by Glenn Llopis
Republished from Forbes, March 4, 2017
The 2017 Edelman Trust Barometer doesn’t mince words: “trust is in crisis.” Across the board and around the world, the general population’s trust in our biggest institutions – including business – is down.
So it’s no wonder that by far the top things organizations ask me to solve for when they seek my leadership expertise are trust and engagement. I’ve learned from years of research that what they’re actually seeking is to create an environment of greater intimacy. The lack of trust and engagement happens because leaders are not intimate enough with the workplace and the people who touch the business. They fail to connect with the business at a level where they understand what’s needed for the business, the brand and the people to evolve.
There’s a certain safety (and distance) in saying you want to cultivate trust and engagement, because those are things that leaders can look for in their employees. To cultivate intimacy, on the other hand, puts the onus on the leaders themselves. It’s a way of taking a step back and asking: what will actually result in more trust and engagement? The answer is intimacy. Leaders who develop intimacy build trust by developing relationships with their people and placing employees at the center of an organization’s growth strategy.
But what is intimacy in a workplace? What does it look like?
Steelcase has an intriguing answer to that question.
I talked with Steelcase CEO Jim Keane and Steelcase senior design researcher Patricia Kammer about two big initiatives the company undertook over the past several years: first, extensive research about typical day-to-day experiences of top executives; second, a reorganization of their own corporate headquarters, based on that research.
After our conversation I’m convinced that one of the ways leaders can cultivate intimacy is to design for it.
The Link Between Intimacy And Trust
Trust in the workplace is more than just the belief that your company and its leaders are honest and reliable. It’s more than seeing phrases like respect each other and we value people in the mission statement.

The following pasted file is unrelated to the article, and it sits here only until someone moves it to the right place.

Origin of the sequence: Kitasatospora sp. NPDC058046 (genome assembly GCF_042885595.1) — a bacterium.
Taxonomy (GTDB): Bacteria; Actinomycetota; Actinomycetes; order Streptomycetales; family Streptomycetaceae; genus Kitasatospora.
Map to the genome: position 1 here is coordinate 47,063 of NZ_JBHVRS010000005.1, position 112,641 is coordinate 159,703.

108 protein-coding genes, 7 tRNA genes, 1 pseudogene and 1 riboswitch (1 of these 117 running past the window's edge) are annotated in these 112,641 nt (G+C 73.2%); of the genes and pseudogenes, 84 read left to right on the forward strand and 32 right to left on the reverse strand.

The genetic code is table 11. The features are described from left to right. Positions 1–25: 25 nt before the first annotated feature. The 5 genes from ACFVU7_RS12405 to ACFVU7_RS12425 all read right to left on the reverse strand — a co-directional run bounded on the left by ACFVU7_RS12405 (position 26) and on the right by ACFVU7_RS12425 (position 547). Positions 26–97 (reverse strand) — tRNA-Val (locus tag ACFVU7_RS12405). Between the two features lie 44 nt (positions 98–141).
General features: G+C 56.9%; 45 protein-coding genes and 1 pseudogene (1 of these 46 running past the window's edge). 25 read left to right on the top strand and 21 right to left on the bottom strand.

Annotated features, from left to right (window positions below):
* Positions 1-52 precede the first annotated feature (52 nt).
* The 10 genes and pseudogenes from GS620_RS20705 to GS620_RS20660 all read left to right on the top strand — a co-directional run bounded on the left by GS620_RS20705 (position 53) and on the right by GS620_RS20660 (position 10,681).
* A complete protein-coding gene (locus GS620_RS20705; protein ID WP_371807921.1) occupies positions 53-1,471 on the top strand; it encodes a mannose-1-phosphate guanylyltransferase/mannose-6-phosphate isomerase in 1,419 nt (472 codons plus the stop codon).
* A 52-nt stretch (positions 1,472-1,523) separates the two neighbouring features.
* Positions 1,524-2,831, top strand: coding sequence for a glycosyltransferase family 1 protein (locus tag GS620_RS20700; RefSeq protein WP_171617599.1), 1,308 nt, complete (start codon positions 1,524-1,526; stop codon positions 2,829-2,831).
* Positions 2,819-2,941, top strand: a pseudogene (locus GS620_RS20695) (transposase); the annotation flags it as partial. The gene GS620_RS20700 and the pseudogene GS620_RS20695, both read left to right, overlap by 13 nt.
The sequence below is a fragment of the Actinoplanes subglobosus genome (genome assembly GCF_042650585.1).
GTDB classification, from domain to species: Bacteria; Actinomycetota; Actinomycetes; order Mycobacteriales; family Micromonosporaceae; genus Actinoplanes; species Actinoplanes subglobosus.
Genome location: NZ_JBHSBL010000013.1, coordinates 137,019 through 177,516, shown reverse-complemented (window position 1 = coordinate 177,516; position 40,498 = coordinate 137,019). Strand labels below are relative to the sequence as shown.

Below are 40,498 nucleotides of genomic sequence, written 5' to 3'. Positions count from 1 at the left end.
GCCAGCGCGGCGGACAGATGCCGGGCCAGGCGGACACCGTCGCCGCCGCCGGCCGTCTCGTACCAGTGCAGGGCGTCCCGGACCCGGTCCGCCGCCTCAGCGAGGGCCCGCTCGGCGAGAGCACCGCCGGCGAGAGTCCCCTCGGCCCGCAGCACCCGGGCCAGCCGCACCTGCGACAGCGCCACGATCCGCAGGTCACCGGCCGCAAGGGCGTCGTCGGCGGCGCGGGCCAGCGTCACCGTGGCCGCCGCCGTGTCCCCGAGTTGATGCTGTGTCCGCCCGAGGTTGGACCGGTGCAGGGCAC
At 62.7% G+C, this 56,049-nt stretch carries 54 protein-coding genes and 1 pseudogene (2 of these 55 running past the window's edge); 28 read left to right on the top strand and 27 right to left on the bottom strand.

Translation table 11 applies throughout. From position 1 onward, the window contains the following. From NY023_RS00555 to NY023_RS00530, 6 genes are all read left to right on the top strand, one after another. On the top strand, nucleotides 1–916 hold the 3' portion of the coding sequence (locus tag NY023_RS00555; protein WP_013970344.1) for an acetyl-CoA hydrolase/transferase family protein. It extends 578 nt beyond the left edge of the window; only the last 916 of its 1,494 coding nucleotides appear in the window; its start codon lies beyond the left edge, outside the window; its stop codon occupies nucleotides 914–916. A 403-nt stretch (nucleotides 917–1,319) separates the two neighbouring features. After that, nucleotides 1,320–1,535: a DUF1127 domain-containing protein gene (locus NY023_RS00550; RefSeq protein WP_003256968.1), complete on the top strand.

Why do so many leaders and organizations fail to understand this? Because they aren’t listening. Employees are looking for deeper connection to what they are doing and from their leaders.
When Keane told me what he had wanted to accomplish back when he was first named CEO, he said two things that struck a chord with me: “I wanted to be able to listen to what people are saying, and I wanted to know how they feel.”
Those are two things that build intimacy.
The results of Kammer’s study gave the Steelcase team a starting point. She led a team of researchers who observed the day-to-day experiences of top executives and their administrative staff from more than 20 companies across North America and Europe over two years. They found that the typical corner office approach to leadership space actually hindered the ability to lead: undermining a free-flowing exchange of ideas; acting as a barrier that isolates leaders from getting their fingers on the pulse of the organization; and reinforcing hierarchy and a top-down power structure. See the report (“The New Leader – Breeding Agility”) for more detail.
Steelcase developed a set of principles to guide organizations to design their office environments in ways that help leaders deal with these and other challenges. Then Steelcase took it one step further and redesigned its own leadership space, based on those principles.
Kammer noted the power of thoughtful design: “Space is a key component to affecting culture and shaping behavior.”
There’s a lot of great insight to digest in the report, but I’ll focus on the principle that most directly enables the ability to design space in a way that will encourage the kind of intimacy that can build trust and engagement in an organization. The principle: space as synapse. As described in the report: “Leadership spaces can be designed to help facilitate better connections between people and information.”
When considering his own space, Keane didn’t just want to think about the furniture. He wanted to question everything: “Maybe we’re in the wrong location, maybe we’re on the wrong floor, maybe we’re in the wrong building.”